Thomas à Kempis (1380 – 1471)   

Thomas à Kempis was born in the village of Kempen (Kempis) near Düsseldorf, Germany. He wrote four booklets between 1420 and 1427; they were collected and named after the title of the first booklet: The Imitation of Christ.

Living in the shadow of constant European wars and repeated bouts of the Black Plague, Thomas à Kempis is especially known for composing this manual of spiritual advice (The Imitation of Christ) in which he urges the reader to seek and follow the example of Jesus Christ and be conformed in all things to His will.

For Thomas à Kempis, the highest virtue, from which all other virtues stem is humility. Thomas bids all to let go of the illusion of superiority.

The spiritual groundwork Thomas à Kempis laid is one of the reasons why the Netherlands, as well as most of Western Europe, so eagerly embraced the Reformation and provided fertile soil for the Gospel. Together with the Confessions of Augustine and John Bunyan’s Pilgrim’s Progress, The Imitation of Christ occupies top rank among manuals of Christian devotion. Protestants and Catholics alike join in appreciating it.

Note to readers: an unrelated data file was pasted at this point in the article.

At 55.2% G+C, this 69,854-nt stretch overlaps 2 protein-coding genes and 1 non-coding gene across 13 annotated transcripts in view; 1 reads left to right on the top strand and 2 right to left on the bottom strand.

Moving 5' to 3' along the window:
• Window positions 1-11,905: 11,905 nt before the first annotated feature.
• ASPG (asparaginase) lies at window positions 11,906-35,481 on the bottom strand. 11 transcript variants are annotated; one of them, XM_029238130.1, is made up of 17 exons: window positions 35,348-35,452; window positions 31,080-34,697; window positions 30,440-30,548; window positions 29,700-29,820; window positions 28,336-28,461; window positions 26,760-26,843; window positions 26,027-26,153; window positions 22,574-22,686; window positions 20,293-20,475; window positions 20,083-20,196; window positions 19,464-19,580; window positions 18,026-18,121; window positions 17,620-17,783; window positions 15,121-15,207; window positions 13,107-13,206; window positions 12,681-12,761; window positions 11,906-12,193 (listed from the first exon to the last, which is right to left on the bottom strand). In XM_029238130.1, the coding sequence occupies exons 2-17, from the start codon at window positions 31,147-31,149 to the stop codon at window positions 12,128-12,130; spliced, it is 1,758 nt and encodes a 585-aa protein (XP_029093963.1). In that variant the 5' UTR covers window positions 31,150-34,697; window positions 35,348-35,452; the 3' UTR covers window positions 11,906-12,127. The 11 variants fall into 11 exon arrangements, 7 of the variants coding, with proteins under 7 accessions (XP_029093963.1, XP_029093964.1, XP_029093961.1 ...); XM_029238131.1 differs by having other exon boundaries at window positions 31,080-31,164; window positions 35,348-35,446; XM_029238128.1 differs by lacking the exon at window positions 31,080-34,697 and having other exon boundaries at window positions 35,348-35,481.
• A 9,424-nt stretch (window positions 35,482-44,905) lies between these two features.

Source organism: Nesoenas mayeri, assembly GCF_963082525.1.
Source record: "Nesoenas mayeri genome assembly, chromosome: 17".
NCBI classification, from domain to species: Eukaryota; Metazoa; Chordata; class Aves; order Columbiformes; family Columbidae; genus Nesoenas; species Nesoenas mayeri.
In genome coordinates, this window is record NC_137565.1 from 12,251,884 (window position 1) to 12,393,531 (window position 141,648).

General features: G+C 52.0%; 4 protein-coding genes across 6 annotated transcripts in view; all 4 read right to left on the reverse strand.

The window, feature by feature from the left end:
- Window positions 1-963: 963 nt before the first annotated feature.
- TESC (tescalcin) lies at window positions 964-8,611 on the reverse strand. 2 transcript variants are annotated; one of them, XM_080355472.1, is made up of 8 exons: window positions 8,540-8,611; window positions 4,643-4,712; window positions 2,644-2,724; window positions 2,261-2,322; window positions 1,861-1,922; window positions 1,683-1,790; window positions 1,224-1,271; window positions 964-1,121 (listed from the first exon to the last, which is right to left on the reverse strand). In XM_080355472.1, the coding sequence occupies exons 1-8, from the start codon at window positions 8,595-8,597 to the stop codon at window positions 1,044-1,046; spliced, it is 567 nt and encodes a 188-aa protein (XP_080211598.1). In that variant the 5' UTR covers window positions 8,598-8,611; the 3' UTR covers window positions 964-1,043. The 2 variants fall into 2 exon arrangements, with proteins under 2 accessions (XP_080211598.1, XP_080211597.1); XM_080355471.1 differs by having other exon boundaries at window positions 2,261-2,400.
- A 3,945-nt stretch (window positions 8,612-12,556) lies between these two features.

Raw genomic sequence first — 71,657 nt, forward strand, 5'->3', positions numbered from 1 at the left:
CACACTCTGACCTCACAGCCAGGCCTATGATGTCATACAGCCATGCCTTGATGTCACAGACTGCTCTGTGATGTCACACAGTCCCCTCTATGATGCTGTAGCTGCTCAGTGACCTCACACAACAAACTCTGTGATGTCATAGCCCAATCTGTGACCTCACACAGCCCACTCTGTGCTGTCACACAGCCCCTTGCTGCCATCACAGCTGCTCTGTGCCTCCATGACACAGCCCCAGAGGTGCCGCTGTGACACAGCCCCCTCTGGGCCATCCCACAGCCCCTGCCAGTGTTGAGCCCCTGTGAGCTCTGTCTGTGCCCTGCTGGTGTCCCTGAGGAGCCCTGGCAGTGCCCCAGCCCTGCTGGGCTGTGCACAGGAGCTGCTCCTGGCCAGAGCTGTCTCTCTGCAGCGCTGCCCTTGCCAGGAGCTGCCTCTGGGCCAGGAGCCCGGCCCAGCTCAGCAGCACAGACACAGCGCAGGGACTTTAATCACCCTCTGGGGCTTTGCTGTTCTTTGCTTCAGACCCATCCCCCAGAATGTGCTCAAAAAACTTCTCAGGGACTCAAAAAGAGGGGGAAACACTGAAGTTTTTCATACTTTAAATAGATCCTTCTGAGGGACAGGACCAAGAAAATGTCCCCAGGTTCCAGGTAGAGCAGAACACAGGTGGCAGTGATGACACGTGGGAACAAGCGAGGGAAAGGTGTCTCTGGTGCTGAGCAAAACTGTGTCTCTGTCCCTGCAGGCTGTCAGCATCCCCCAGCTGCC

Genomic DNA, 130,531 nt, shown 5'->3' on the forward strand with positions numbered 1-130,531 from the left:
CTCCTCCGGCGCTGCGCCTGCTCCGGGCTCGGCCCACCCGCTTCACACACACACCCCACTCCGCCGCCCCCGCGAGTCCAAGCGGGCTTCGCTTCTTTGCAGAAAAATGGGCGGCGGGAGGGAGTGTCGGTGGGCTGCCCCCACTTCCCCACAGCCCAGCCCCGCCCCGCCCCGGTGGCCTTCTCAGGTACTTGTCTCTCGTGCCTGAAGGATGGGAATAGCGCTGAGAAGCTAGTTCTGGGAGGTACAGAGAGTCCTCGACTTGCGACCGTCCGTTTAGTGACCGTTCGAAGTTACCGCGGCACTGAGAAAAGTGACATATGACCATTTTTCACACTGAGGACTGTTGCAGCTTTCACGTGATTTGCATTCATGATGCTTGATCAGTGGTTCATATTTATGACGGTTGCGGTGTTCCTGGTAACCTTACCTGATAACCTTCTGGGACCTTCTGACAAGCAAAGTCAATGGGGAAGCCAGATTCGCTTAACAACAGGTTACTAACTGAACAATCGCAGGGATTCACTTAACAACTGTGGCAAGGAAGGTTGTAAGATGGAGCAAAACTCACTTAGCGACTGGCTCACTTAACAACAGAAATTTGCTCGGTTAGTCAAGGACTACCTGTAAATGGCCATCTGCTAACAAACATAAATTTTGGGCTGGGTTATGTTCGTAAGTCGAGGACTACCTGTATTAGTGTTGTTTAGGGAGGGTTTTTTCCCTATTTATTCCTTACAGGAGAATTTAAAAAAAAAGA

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John Bunyan (1628 – 1688)

John Bunyan was born at Harrowden, England. A Christian writer and preacher, he wrote The Pilgrim’s Progress in 1678, arguably the most famous published Christian allegory. It is regarded as one of the most significant works of religious English literature. It has been translated into more than 200 languages and has never been out of print.

John Bunyan began his work while in the Bedfordshire county prison for violations of the Conventicle Act, which prohibited the holding of religious services outside the auspices of the established Church of England.

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